In the Champions League for the first time in the club's history and facing a one-year ban from UEFA competitions for financial troubles, Malaga took a 2-1 lead over Borussia Dortmund into injury time. It would've been a tremendous upset for a side that had to sell off Santi Cazorla and Nacho Monreal, but Dortmund provided a shock of their own by going on to score twice in two minutes to advance the semifinals with a goal that could've easily been disallowed for being offside (for the record, Malaga's second could've too).
It was a cruel end to a grueling series of events for Malaga coach Manuel Pellegrini, who stoically navigated his own personal sadness that went far behind lost matches or his club's financial constraints. Over the weekend, the 59-year-old flew from Spain to his native Chile for his father's funeral. Though he learned of his father's passing before Saturday's match against Real Sociedad, he only told his captains after completing his post-match press conference. The services were on Monday, so there was some uncertainty as to whether he would make the Dortmund match as he couldn't fly out to Germany until the day of the game.
In his absence, Pellegrini's squad declared their intent to win for their manager. From Reuters:
Malaga defender Martin Demichelis said Pellegrini, who flew back after a 4-2 defeat to Real Sociedad on Saturday in La Liga, had not told his players anything before that game.
"He will be with us tomorrow and we will try everything to advance for him," Demichelis told reporters.
"We would like to win this one for him. First our coach did not tell us about his father passing away, that shows his greatness."
They came as close as possible without actually completing the task, but in the end it just didn't work out. Pellegrini got Villarreal to the Champions League semifinals in their first appearance in the 2005/06 season, but this time circumstances conspired against him. While Malaga's president claimed racism against Spanish clubs, a weary Pellegrini made some serious accusations of his own. From Inside Spanish Football:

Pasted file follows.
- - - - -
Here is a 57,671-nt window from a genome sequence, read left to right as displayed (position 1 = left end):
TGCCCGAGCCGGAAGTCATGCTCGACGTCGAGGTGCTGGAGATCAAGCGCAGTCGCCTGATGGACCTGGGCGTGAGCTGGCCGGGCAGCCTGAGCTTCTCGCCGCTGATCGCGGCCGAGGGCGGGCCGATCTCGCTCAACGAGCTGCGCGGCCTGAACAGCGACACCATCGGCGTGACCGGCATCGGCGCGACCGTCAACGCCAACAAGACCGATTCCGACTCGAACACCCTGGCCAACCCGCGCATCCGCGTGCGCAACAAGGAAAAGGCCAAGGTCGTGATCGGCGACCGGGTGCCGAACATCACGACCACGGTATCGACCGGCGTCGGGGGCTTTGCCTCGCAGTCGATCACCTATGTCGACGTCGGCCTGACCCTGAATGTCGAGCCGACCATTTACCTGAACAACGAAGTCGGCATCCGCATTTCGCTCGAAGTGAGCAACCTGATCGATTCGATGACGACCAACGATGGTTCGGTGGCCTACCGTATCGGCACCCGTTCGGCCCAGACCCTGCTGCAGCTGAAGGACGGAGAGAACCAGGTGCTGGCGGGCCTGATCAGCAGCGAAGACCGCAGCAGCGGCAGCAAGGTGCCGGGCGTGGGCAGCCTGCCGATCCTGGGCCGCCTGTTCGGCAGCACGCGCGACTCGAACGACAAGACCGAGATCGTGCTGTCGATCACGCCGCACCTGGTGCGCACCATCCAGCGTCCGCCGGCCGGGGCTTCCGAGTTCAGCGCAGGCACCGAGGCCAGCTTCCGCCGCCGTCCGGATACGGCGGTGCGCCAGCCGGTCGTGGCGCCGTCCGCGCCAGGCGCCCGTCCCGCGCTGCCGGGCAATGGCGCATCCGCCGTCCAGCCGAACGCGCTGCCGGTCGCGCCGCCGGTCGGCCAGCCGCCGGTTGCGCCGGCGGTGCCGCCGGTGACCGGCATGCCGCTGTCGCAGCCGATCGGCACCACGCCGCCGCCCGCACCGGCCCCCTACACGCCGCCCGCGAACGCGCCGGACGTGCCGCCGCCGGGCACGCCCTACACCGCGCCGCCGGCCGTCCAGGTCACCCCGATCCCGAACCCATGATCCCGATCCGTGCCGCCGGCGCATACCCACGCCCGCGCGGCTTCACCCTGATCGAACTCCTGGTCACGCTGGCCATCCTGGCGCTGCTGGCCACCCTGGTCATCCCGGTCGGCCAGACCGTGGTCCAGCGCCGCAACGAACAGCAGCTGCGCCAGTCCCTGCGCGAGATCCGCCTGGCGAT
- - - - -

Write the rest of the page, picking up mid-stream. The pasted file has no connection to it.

“After it was 1-2, there was no officiating. There were elbows and shoving and kicking the ball back, the linesman didn’t call any fouls or anything. There were two offsides on the final goal and he should have thrown out Bender and Schmelzer, but he didn’t. We are left with a bitter taste in our mouths. It’s hard to imagine that a UEFA-sanctioned team could play in the finals of the Champions League. Surely, they had to put a ceiling. [...]
“Football shows that there are a lot of mitigating factors. We played a great game but they (UEFA) either couldn’t or didn’t want us to win.”
The post-match conspiracy theories shouldn't take away from what the underrated Pellegrini has accomplished here, though. Again, this is man who has been forced to work with far less than any other manager at this stage of the tournament (even Galatasaray were able to go out and buy a couple of superstars in January instead of selling off talent) under a roving cloud of doom and negativity. So while Jurgen Klopp and Dortmund deserve heaps of praise for their determination and comeback, spare an accolade for Manuel Pellegrini and his Malaga squad too.